The session is looking for a consistent read version of data but cannot find it in the local cache. The local instance has made a request to other RAC instances for the data and is waiting on its return.
Collect more information about the average time the instances are waiting for this type of request:
select b1.inst_id, b2.value ‘GCS CR BLOCKS RECEIVED’,
b1.value ‘GCS CR BLOCK RECEIVE TIME’,
((b1.value / b2.value) * 10) ‘AVG CR BLOCK RECEIVE TIME (ms)’
from gv$sysstat b1, gv$sysstat b2
where b1.name = ‘global cache cr block receive time’
and b2.name = ‘global cache cr blocks received’
and b1.inst_id = b2.inst_id;
If the average cr block receive time is more than 15 milliseconds, this implies the session is waiting excessively for the block request to be satisfied by other instances. If the average time is less, that implies an excessive amount of block requests are occurring. In both cases the following are suggestions for decreasing wait times:
If a SQL statement is not tuned properly it may request more data blocks than necessary. Review the explain plan for the SQL and tune the statement accordingly.
Reduce the latency on the network interconnect between instances. Excessive latency could be caused by:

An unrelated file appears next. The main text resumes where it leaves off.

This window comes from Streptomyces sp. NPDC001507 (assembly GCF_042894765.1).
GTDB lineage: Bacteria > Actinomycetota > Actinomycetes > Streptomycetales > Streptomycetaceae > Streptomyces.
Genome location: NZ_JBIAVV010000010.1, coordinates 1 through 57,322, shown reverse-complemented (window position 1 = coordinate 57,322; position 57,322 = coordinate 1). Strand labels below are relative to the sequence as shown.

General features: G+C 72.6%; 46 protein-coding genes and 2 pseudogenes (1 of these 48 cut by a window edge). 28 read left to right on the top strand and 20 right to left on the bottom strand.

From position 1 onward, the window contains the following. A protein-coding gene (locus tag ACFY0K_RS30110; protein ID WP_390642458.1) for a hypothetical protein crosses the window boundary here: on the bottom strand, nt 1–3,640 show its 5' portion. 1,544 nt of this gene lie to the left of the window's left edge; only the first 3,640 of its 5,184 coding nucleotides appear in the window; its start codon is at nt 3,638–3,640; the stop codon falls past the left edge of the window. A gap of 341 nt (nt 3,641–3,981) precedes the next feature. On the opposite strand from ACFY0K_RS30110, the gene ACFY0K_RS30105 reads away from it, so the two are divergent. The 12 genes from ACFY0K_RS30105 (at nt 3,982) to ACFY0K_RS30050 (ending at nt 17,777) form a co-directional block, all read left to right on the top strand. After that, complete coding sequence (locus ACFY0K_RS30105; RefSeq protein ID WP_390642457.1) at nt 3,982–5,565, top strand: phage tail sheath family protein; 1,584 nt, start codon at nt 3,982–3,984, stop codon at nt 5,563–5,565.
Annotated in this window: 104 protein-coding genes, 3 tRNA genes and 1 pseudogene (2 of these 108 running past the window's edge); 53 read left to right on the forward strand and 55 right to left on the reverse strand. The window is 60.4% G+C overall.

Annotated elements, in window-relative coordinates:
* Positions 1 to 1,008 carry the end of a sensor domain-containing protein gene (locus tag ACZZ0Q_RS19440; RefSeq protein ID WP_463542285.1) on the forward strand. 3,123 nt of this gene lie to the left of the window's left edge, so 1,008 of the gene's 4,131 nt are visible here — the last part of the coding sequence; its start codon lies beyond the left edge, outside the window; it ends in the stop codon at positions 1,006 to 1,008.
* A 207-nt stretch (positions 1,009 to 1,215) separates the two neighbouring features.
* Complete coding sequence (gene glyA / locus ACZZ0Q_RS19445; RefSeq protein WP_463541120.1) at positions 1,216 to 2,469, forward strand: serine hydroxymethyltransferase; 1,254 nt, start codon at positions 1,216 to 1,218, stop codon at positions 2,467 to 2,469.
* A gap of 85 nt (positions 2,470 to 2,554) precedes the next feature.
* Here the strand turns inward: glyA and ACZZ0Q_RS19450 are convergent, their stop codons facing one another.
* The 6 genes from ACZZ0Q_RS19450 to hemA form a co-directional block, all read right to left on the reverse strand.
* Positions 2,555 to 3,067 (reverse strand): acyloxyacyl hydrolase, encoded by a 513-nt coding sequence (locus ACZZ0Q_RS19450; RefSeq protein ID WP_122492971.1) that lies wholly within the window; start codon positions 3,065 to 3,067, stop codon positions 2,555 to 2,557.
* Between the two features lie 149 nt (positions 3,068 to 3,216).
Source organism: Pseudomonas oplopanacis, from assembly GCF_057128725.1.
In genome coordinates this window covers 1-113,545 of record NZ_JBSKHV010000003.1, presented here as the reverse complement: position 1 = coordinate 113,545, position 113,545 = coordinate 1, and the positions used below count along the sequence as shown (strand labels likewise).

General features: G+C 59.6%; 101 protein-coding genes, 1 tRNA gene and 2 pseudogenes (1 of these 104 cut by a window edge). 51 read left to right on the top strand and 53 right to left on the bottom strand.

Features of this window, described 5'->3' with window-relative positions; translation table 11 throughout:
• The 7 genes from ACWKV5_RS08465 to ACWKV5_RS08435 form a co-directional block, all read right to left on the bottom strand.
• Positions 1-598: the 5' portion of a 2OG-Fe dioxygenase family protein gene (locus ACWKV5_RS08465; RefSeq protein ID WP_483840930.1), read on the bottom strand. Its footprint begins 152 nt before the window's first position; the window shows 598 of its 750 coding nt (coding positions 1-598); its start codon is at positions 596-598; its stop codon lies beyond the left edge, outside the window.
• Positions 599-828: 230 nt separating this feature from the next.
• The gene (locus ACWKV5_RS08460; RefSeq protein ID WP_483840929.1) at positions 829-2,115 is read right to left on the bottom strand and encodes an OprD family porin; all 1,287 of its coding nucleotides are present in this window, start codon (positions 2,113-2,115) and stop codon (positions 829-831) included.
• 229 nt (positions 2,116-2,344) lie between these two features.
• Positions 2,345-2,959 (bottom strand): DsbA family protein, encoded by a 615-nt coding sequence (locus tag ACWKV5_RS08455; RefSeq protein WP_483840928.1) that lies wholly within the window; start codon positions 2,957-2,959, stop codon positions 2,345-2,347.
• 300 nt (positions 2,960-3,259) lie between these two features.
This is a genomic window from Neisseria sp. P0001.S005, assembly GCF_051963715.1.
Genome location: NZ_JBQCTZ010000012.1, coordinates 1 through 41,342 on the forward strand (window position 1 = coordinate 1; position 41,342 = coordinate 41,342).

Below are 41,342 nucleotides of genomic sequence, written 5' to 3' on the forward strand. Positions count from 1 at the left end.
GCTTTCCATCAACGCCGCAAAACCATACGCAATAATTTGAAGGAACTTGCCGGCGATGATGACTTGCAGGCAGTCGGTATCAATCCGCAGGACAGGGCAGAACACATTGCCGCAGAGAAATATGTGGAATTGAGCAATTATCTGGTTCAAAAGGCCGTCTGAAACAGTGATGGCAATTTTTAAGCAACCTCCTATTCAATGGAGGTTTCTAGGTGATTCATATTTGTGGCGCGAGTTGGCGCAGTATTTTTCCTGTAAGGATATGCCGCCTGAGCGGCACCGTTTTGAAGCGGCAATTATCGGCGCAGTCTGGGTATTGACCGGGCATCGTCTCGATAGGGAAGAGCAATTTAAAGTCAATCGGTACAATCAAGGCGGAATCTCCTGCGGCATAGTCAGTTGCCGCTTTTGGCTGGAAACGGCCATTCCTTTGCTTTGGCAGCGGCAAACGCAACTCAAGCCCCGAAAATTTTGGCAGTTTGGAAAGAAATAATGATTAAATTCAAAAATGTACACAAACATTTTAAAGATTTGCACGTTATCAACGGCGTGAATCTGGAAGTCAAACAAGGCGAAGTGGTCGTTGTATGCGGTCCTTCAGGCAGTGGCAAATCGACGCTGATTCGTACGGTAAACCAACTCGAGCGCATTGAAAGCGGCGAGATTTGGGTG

Slow network technology is being used for the interconnect or RAC has chosen the incorrect one. To verify the interconnect being used, search the alert.log file for “cluster interconnect”.
Under-configured network settings at the OS level.
Errors occurring on the interconnect.
If there are excessive waits on the remote instance’s buffer cache, increase the DB_CACHE_SIZE parameter on the remote database.
Tune the Lock Management System (LMS) being used to handle lock requests. If the system is heavily loaded or other scheduling delays for the LMS are present, consider increasing the number of LMS processes or increasing the priority so they get more CPU time. The parameter _LM_LMS can be used to set the number of LMS processes.
Distribute the workload across instances to achieve better localized block access.
If the average wait time for another wait event named “gc null to x” wait event is low (under 15ms) then you may be experiencing an Oracle statistics bug. This is a problem in the way statistics are reported and does not impact performance. More information can be found in Metalink Note: 243593.1. Also review Metalink Note: 181489.1 for other possible Oracle bugs.